Whether you choose a simple cactus or an indoor palm, a single pot or a dozen, plants bring a touch of nature to the office that makes work a lot less stressful.

Office Plant Varieties

There are a staggering number of plants suitable for office use. Here’s a breakdown of some of the popular varieties.

Plants for low maintenance • For offices on the go, there are several choices • cacti, Sansevieria (Snake Plant, Mother-in-Law’s tongue), spider plants, Bromeliads, Aspidstra (Cast Iron Plant, Barroom Plant), and succulents (aloe, jade plant, burro’s tail) are but a few. Plants in terrarriums require very little maintenance after the initial setup; terrarriums may be the best choice of all for some hectic offices.

Plants for fragrance • Jasmine, Gardenia, and Stephanotis all have lovely fragrances, but they require careful attention; if you must have fragrance in the office, be prepared to spend some extra time looking after them.
Plants for colour • Poinsettias, Crotons, and Pot mums all add bright splashes of colour to the office.
Plants for low light levels • For spaces that receive no direct sunlight or are more than 3 metres away from windows or skylights, there are a number of tropical plants that can adapt to this kind of environment. Asparagus fern, Aspidistra, Chinese evergreen, Kentia Palm, Neanthe Bella Palm, Peace Lily, and Sansevieria are all good choices.
Non-tropicals • Herbs are great for flavouring, and they also make attractive greenery. Make sure they’re placed in an area with plenty of light.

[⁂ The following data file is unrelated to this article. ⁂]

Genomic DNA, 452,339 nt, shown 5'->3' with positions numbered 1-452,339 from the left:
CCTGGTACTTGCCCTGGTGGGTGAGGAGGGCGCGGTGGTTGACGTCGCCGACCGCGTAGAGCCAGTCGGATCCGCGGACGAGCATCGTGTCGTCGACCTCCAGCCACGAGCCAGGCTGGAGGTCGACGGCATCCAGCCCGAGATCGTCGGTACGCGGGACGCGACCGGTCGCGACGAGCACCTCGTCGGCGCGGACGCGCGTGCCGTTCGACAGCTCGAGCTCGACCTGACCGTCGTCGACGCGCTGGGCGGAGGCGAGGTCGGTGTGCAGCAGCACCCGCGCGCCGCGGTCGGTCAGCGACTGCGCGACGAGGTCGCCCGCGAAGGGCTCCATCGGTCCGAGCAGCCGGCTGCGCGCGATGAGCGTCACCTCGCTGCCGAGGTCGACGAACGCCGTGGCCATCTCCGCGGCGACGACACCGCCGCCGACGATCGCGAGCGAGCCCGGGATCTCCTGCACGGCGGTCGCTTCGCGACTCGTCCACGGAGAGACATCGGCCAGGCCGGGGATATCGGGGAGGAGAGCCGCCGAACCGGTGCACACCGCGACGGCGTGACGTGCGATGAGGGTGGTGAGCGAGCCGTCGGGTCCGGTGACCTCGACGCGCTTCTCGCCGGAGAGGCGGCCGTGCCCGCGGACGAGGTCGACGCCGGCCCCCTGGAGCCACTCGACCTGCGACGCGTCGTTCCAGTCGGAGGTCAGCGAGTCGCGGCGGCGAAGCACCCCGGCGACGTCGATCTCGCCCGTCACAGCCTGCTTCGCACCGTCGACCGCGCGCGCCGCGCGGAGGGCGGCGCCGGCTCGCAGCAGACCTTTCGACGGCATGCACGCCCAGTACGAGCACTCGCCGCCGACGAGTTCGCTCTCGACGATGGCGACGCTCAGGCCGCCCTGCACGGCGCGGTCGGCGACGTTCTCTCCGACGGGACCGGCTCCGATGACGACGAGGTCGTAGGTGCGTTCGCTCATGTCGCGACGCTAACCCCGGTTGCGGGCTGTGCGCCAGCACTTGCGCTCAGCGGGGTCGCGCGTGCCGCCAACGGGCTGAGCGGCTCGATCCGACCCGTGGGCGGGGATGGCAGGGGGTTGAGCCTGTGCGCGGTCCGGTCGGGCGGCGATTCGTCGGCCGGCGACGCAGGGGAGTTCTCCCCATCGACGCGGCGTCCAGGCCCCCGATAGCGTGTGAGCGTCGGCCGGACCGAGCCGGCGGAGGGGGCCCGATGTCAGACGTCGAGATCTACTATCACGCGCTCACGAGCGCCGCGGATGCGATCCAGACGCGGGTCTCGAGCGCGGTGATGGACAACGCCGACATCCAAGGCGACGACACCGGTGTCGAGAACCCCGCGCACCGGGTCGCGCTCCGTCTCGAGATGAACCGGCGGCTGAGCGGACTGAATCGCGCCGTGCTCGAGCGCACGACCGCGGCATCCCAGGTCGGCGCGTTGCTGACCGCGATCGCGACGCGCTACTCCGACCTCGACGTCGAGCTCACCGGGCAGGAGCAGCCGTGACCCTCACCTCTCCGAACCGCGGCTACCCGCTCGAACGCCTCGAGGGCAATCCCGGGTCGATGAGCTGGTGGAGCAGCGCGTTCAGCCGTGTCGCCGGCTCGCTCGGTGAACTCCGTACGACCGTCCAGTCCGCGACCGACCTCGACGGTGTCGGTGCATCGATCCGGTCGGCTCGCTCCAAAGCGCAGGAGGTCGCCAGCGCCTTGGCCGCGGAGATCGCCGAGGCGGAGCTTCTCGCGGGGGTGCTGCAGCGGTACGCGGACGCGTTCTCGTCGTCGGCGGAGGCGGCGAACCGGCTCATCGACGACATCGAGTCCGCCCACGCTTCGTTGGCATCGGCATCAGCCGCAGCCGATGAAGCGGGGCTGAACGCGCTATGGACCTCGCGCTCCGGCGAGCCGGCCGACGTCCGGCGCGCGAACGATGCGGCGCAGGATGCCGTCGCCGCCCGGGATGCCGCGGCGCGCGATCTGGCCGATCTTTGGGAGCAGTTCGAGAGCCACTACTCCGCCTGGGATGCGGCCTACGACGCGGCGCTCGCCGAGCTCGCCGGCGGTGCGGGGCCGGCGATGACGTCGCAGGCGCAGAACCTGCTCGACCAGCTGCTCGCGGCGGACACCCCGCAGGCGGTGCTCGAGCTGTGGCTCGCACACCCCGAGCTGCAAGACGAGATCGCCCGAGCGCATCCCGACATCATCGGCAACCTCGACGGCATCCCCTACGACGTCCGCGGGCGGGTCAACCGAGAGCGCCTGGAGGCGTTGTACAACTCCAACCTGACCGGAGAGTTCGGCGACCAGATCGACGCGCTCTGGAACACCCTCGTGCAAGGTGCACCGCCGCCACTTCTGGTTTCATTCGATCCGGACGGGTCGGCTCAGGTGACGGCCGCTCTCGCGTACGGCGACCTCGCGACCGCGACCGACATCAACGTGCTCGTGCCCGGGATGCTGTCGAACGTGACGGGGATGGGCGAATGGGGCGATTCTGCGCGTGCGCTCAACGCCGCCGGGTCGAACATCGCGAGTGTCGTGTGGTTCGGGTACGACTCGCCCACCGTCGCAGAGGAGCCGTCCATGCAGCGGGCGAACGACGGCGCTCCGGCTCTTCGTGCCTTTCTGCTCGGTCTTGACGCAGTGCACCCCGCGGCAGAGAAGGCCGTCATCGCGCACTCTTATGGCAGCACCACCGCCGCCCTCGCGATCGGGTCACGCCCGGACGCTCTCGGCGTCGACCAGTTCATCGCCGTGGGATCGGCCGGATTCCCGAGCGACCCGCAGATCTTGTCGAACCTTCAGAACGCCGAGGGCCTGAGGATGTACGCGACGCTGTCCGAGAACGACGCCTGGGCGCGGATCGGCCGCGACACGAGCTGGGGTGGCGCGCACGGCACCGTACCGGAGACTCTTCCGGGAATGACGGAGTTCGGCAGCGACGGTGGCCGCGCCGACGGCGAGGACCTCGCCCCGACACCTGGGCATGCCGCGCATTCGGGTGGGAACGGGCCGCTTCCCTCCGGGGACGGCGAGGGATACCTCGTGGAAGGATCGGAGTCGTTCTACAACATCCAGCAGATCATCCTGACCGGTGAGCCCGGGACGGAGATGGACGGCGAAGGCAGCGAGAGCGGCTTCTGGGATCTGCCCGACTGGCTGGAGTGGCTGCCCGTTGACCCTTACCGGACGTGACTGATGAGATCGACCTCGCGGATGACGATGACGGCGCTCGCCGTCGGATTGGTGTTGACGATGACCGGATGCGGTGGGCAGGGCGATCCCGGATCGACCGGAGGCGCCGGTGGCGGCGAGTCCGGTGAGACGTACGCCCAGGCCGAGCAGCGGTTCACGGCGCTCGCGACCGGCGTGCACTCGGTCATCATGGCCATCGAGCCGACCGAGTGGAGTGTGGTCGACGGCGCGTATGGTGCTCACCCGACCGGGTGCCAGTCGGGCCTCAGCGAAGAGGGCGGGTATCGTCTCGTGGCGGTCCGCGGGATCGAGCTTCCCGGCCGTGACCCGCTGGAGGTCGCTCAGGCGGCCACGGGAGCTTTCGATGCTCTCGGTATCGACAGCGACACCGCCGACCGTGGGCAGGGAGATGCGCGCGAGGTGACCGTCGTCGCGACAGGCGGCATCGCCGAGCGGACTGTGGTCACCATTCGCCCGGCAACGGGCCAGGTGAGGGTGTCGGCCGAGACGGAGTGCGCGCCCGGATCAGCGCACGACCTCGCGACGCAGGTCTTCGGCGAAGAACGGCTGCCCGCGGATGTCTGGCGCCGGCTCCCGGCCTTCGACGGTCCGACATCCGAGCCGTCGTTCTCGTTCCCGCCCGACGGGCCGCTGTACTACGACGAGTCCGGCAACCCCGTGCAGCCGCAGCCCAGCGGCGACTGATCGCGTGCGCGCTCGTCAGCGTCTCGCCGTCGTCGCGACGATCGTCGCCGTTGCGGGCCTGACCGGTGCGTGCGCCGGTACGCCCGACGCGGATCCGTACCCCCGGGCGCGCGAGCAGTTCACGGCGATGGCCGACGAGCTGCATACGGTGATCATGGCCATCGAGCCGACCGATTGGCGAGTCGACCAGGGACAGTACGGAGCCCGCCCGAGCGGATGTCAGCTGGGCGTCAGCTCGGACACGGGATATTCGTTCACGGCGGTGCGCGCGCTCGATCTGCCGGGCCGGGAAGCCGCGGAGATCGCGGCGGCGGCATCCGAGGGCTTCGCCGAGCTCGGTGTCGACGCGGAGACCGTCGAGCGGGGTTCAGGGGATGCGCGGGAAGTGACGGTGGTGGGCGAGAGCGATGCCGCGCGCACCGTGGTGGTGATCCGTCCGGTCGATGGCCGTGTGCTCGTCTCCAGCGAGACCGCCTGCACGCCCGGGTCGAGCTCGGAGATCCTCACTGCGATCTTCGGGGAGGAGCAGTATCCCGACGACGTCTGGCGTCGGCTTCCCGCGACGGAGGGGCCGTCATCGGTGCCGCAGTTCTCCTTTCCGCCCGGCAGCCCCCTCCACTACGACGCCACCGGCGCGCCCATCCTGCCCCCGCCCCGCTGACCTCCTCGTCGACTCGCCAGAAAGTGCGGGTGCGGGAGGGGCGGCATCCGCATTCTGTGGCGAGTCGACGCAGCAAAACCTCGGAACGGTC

Holiday plants • Easter lilies and poinsettias are lovely additions to the office, and can be enjoyed for longer than just the duration of the holidays. Easter lilies only last three or four weeks, but properly maintained poinsettias bought in December are known to provide colourful leaves until May.
Plants for desktops • African Violets are perfect for desktops—they’re small, easy to care for, and grow well under artificial light.

Raised Bed Gardening

Raised Bed Gardening

By Lois Hole

If there’s one thing about gardening that I don’t like, it’s the sore knees and back I sometimes get after stooping over my plants for a while. Fortunately, there’s a technique that can take some of the pain out of gardening—and it’s an especially great way to make the joy of gardening more accessible to seniors and the handicapped. It’s called raised-bed gardening, and the idea is simple: plants are grown in beds that are lifted to a height that makes it possible to garden from a seated or standing position.

It’s easy to create a raised bed. First, figure out a comfortable height for the bed. If the gardener uses a wheelchair, the bed should be approximately 76 cm high for ease of access. This is also a good height for gardeners who find it easier to work while seated. If you think you’d like to work standing up, about 90 cm would be a good height. The other dimensions are up to you; width and depth are dependent upon how much space you have in your yard, garden, or greenhouse. Just make sure that you don’t make your beds too wide to reach the middle without straining.

Alternatively, you could combine raised-bed gardening with square-foot gardening. Square-foot gardening is an orderly way of growing plants in a small space. The garden is divided into blocks, 4 feet on a side. Within each block are 16 one foot square areas; a different plant is planted in each square. One square, for example, might contain one tomato plant, while another might be home to 8 carrots.